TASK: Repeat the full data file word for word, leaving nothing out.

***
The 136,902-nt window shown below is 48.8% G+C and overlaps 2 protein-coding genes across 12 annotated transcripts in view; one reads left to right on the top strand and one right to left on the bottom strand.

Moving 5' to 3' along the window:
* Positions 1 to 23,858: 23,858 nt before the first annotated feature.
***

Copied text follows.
The 136,902-nt window shown below is 48.8% G+C and overlaps 2 protein-coding genes across 12 annotated transcripts in view; one reads left to right on the top strand and one right to left on the bottom strand.

Moving 5' to 3' along the window:
* Positions 1 to 23,858: 23,858 nt before the first annotated feature.